Article I, Section 8, Clause 4 of the Constitution exclusively vests in Congress alone the authority to set immigration policy for the United States. The INA is the statute through which Congress sets forth that policy for the entire nation.
DACA creates public policy for certain aliens regarding immigration that is incompatible with the INA. Even if the Obama administration had followed the APA’s notice-and-comment procedural requirements to enact DACA, it would still have been struck down on substantive grounds because the regulations would have violated the INA, and therefore would be contrary to law.
Third, DACA violates the Constitution’s Take Care Clause. Article II, Section 3 of the Constitution commands that the president “shall take Care that the Laws be faithfully executed.” That means that whatever laws Congress passes, every president is bound to do his level best to carry out those laws as fully as possible, and to defend those laws if they are challenged in court.
The federal government does not have the resources to fully investigate and prosecute every possible violation of every federal law, so executive officers use “prosecutorial discretion” to direct their resources to where they will do the most good. That was the excuse the Obama administration used, calling DACA an exercise of “discretion.”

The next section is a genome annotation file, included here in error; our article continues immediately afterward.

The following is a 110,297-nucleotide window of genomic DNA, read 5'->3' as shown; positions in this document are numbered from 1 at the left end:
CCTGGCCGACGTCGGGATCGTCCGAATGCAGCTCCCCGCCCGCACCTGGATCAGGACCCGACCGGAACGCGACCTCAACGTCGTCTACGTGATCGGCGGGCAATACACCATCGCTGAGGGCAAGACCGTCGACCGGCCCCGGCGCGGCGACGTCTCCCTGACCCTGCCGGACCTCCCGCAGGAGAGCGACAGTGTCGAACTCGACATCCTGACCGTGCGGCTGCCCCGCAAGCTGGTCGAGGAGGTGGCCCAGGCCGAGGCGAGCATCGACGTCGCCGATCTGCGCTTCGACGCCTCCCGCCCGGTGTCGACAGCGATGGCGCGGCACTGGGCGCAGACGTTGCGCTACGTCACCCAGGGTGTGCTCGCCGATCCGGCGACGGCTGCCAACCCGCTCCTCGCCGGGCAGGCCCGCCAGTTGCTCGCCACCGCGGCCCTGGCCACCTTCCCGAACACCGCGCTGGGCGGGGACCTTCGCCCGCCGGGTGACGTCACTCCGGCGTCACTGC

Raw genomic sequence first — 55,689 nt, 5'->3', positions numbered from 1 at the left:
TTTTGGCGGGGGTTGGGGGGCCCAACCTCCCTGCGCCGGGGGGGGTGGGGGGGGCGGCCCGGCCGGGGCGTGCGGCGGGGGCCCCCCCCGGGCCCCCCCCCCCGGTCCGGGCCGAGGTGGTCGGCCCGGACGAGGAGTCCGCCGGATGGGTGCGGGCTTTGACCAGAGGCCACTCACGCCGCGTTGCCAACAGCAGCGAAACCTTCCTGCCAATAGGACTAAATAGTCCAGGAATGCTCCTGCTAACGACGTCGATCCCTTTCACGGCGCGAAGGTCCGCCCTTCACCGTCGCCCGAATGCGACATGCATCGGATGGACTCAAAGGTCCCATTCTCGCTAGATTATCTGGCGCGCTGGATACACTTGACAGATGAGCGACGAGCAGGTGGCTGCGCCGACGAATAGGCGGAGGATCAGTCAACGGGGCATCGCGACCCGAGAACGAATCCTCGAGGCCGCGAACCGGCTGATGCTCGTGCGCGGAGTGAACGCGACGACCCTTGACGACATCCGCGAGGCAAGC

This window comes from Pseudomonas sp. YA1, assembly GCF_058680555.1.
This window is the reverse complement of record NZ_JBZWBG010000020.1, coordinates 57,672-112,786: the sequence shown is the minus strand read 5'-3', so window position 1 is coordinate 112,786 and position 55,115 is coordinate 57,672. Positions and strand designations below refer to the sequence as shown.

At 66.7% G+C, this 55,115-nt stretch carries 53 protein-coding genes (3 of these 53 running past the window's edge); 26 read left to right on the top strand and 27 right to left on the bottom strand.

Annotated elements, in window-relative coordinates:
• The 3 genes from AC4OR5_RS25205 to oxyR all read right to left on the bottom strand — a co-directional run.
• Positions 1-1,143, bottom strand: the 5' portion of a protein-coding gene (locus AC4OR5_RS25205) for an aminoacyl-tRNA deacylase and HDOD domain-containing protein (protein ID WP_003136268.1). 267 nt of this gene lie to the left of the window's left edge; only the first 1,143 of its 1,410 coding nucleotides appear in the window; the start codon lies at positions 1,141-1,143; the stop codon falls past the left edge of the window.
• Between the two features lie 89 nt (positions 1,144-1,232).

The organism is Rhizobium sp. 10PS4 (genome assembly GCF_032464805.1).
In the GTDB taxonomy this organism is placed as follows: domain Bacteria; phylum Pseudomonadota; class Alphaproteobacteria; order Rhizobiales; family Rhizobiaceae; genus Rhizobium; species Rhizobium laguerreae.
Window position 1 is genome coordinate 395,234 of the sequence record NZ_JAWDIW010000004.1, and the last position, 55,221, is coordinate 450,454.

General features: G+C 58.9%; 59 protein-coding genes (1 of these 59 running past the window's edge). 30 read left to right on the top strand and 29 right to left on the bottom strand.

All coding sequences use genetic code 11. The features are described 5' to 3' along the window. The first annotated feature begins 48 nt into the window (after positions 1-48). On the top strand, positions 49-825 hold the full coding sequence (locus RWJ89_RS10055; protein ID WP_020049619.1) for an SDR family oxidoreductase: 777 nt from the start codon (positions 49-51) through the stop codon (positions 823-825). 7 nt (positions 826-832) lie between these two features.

DACA is not discretionary, however. When DACA’s program was expanded to cover millions more adults in the program called DAPA (“Deferred Action for Parents of Americans and Lawful Permanent Residents”), dozens of states sued. The U.S. Court of Appeals for the Fifth Circuit found that almost all of the illegal aliens who met the “guidance” criteria were granted amnesty in a rubber-stamp fashion, and held that DAPA was an actual change in immigration law, not a discretionary resource-allocation guideline on how to enforce the policy Congress wrote into federal law.
The differences between DAPA and DACA are differences in degree only, not in kind. That is why Attorney General Jeff Sessions (correctly) said that DACA is “vulnerable to the same legal and constitutional challenges that the court recognized with respect to the DAPA program.”
DACA thus represents a president’s deliberate choice not to faithfully enforce federal law. So even if DACA had been created in the manner required by the APA and was also allowed by the INA, it would still be illegal because it violates the Constitution’s Take Care Clause.
President Trump made the decision that the Constitution and federal law required. This does not mean that all the impacted individuals will be deported. What is does mean, however, is that Congress makes the decision of who can be in this country, not the president.
That is why criticizing the president’s decision is astounding. President Obama broke the law, and now President Trump is ending that lawless policy.
The DACA debate now goes to the branch of the federal government that had jurisdiction over it all along. President Trump deserves high praise for a decision that not only fulfills a campaign promise, but also restores the rule of law on immigration policy.
Ken Klukowski is senior legal editor for Breitbart News and coauthor of “Take Care, Now: Stare Decisis and the President’s Duty to Defend Acts of Congress,” published by the Harvard Journal of Law & Public Policy. Follow him on Twitter @kenklukowski.